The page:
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Zeebrugge 1918

The Great War’s Greatest Raid

 

In 1917, Britain was in danger of defeat. Germany’s U-boats (submarines) were choking seaborne commerce. In April 1917 alone, 169 British merchant ships were sunk, as were a quarter of all merchant ships sailing from British ports that month, and outrage at Germany’s unrestricted submarine warfare caused the United States to enter what was then called the Great War. But it would be months before the U.S. Army and Marine Corps could be in action in France and Belgium. Britain had to overcome the U-boats.

This was a slow and costly battle, using merchant ship convoys, more capable aircraft and warships – British and American – and new technology weapons (such as the depth charge) and sensors (the hydrophone, the original passive sonar). The most potentially decisive anti U-boat approach was “attack at source”: striking at the U-boat bases, which were heavily defended with minefields, coast artillery batteries, antiaircraft guns, and reinforced concrete submarine pens.

Zeebrugge-raid-sketch

A contemporary sketch map of the Zeebrugge raid, April 23, 1918, showing the locations of the mole, the canal exit, and the locations of the British warships and blockships involved. The Times of London

The main U-boat bases in Germany were beyond striking range. Those at Zeebrugge and Ostend in German-occupied Belgium appeared to be potential targets. U-boats, shuttling between the ports using Belgium’s inland canals, penetrated British minefields that protected the cross-Channel lines of communication 30 times a month. German destroyers and torpedo boats based there were in position to raid British shipping.

These bases were to have been the target of a British infantry division making an amphibious landing on the Belgian coast, in support of the 1917 summer offensive. But the British, reluctant to carry out a major amphibious operation after being defeated by the Turks at Gallipoli in 1915, cancelled the operation. Instead, Royal Navy monitors bombarded the two bases. British aircraft attacked them. The U.S. Navy, a supporter of “attack at source,” organized a Marine Corps air wing to join these attacks, but it would take months to become operational.

Planning the Raid

In January 1918, Royal Navy Vice Adm. Roger Keyes took command at Dover. An aggressive commander, even though he lacked familiarity with special operations or the Belgian coast, his plan was to “strike at the root of the evil by attempting to block the sea-exits” at the two bases, sinking obsolete concrete-filled warships with skeleton crews and a few guns – blockships – in the channels and sealing the U-boats and destroyers in harbor. To prevent German coast defenses from sinking the blockships as they approached at Zeebrugge, the modified obsolete cruiser HMS Vindictive would carry the 4th Battalion Royal Marines and sailors to launch an amphibious assault against coast artillery positions on the mole, a mile-long projecting sea wall around the entrance to the harbor and canal, connected to the mainland by a viaduct, which would have to be destroyed to prevent German reinforcements reaching the battle. Keyes’ plan relied heavily on extensive smokescreens to block German coastal guns from sinking either the blockships or the mole assault force.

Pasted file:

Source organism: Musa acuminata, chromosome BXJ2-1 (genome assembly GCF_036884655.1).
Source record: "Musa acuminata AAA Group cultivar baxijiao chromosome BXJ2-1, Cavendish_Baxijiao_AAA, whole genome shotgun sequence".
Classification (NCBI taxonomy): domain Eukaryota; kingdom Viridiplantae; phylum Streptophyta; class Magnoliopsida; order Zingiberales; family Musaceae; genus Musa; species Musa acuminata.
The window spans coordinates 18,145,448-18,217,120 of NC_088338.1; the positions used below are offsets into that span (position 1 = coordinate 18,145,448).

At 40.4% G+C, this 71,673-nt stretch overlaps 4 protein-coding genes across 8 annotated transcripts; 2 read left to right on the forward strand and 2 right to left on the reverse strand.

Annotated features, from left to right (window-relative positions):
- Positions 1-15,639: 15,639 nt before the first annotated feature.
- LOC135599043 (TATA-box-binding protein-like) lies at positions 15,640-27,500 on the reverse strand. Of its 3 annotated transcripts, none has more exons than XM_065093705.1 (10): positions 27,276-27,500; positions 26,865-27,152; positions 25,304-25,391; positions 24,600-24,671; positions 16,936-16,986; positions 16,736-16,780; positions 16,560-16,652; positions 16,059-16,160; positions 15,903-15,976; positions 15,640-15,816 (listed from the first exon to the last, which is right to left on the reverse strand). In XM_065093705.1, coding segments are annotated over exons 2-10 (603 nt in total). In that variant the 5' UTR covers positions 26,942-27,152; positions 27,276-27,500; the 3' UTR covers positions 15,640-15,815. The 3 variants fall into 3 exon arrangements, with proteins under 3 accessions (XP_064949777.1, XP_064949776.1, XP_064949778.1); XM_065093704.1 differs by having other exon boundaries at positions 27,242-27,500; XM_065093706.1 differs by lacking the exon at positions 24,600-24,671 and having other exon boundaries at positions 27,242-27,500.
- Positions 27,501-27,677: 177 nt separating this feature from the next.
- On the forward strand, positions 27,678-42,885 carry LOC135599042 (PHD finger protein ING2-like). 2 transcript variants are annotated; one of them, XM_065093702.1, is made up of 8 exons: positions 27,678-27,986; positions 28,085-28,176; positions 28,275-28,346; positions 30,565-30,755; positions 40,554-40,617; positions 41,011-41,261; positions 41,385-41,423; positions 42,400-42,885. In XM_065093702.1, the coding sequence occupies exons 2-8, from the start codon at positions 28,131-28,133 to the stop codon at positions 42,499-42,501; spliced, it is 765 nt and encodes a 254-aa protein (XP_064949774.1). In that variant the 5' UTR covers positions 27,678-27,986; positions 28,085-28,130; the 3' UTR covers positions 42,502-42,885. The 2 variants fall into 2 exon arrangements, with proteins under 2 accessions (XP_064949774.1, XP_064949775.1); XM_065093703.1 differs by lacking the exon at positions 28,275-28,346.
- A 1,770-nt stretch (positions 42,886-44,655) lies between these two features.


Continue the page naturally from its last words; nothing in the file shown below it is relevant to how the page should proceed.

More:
Zeebrugge-raiding-force

The raiding force included volunteers from the British Grand Fleet and the 4th Battalion, Royal Marines Light Infantry. These are the Royal Marines and sailors from just one dreadnought that volunteered for an unspecified hazardous mission that proved to be the Zeebrugge-Ostend raids. National Archives

Keyes wrote that he “was given an absolutely free hand, not only to make my own plans for the blocking of Zeebrugge and Ostend, but to select all the people who carried them out.” Keyes’ complex plans were hastily drawn up and had many potential points of operational failure. Intelligence to support the planning was limited, in part because of the need for strict operational security.

The Royal Navy of 1918 had no preexisting special operations forces. Both the amphibious assault force and ships’ crews were volunteers. Selected fleet-wide for an undisclosed hazardous mission, they included Canadians, Australians, and New Zealanders. Each part of the raiding force trained and rehearsed separately, starting in January 1918.

Keyes planned two complex, simultaneous direct attacks involving some 150 vessels, including escorts. Two heavily armored monitors with 15-inch guns, HMS Erebus and Terror, would provide naval gunfire support. Coastal motorboats – predecessors of the World War II motor torpedo boats – and motor launches would attack defenses, rescue blockship crews, and put down smokescreens. The force was ready at the end of March. British forces were hard pressed on the battlefields of the Western Front by the German spring offensives. There was a great need for a dramatic operation to boost morale.

Royal-Navy-motor-launches-Zeebrugge

Two Royal Navy motor launches alongside the battle-scarred mole at Zeebrugge after the armistice. Motor launches, many with Canadian crews, played a major role in the raids. Author’s collection

On April 11, wind, weather, moon, and tide conditions all favorable, the force set sail, under conditions of wireless silence, for the Belgian coast. Strong fighter escort prevented German air reconnaissance. Keyes was in command, aboard the destroyer HMS Warwick. When the wind shifted unexpectedly, making the all-important smokescreens impossible, Keyes felt he had no choice but to send a recall signal.

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